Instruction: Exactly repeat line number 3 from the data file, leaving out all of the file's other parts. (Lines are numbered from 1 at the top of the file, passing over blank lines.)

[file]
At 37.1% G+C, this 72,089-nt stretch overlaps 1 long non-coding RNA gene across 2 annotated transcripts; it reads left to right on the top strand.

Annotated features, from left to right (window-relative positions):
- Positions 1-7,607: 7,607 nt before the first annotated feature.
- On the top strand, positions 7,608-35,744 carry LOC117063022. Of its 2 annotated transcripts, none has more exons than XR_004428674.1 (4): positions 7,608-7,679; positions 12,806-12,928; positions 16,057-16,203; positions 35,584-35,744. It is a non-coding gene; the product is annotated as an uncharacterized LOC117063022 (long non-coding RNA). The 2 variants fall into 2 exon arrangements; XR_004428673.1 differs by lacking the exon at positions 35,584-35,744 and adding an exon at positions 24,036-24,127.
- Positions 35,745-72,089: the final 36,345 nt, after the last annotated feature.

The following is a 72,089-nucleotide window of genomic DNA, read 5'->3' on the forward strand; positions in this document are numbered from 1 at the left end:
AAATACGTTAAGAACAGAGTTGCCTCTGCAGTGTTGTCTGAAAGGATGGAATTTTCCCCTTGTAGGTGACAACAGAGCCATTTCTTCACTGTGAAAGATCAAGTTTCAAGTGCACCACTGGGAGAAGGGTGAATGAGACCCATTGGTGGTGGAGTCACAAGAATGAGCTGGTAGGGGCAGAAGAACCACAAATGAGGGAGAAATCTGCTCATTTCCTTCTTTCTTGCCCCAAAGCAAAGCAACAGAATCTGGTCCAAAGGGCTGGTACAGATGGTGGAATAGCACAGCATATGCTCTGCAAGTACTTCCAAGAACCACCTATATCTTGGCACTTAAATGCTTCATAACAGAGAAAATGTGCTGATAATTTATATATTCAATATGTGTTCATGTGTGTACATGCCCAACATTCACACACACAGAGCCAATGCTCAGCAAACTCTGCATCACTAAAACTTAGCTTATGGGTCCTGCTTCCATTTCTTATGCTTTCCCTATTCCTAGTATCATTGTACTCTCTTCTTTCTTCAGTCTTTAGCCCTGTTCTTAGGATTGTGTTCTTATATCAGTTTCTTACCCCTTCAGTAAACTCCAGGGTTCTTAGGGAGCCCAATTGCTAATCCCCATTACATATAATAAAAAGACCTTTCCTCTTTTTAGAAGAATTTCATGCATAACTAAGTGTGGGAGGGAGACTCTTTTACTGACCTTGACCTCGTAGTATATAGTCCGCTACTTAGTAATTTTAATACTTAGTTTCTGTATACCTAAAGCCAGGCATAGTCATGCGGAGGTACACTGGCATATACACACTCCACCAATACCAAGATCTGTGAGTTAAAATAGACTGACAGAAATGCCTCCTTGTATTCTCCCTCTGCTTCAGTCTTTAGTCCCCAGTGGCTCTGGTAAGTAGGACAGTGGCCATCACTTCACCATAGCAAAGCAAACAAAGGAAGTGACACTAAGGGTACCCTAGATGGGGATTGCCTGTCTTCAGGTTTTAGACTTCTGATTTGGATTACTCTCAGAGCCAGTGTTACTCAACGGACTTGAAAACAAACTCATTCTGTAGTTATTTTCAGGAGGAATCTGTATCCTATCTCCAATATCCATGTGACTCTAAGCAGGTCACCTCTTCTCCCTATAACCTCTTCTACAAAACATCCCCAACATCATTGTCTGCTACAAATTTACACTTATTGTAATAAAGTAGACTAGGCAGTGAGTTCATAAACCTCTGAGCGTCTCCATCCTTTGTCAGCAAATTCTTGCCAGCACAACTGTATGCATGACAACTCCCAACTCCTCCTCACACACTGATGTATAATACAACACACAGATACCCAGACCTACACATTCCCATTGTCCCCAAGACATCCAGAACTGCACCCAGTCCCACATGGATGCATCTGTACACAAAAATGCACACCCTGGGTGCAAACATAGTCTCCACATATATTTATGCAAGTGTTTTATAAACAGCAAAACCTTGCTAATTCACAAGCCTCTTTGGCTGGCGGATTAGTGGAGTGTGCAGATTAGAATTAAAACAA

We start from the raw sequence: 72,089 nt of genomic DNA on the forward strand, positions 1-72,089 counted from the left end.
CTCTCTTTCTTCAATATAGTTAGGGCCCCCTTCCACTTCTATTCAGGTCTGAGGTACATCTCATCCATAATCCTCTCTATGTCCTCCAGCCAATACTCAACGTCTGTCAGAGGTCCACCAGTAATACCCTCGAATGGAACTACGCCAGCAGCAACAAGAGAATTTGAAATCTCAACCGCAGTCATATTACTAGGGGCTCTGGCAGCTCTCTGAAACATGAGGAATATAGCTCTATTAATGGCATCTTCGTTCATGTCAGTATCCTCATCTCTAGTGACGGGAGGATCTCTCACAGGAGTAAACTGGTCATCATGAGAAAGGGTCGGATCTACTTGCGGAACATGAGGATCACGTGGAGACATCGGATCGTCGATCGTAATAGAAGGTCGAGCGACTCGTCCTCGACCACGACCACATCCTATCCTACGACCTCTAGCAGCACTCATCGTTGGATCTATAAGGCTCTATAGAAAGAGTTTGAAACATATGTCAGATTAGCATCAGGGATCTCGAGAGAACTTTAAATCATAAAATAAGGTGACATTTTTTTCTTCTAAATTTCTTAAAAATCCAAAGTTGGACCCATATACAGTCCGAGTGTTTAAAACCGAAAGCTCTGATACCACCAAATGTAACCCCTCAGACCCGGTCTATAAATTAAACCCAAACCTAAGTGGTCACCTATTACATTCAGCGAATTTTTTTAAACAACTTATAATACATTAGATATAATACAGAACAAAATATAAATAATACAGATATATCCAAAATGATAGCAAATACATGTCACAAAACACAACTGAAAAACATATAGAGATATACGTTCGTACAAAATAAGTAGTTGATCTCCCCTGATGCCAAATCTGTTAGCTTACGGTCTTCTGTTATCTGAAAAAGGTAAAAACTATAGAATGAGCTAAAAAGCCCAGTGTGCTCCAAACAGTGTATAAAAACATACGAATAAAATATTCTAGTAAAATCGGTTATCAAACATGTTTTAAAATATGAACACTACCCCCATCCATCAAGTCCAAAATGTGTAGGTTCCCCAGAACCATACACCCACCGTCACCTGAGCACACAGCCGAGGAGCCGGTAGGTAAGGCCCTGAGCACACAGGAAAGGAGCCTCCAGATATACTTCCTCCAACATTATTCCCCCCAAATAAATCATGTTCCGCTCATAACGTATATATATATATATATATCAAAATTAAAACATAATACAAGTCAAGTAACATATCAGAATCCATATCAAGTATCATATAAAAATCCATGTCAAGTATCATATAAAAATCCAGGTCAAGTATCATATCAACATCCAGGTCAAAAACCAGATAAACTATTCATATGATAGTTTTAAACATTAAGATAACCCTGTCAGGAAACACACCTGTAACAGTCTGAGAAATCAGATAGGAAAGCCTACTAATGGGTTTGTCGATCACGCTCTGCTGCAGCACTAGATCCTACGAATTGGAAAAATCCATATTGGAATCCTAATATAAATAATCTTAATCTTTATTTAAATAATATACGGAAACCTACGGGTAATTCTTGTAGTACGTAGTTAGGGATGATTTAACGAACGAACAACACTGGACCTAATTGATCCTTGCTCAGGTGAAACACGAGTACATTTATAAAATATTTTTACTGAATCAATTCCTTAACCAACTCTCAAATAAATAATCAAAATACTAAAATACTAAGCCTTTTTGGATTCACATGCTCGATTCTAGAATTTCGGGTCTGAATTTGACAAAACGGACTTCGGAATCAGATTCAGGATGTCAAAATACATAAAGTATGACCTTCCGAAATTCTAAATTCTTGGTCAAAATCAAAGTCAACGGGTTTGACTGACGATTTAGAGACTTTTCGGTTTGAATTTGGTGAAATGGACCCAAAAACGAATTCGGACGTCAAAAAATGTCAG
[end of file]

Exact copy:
- Positions 1-7,607: 7,607 nt before the first annotated feature.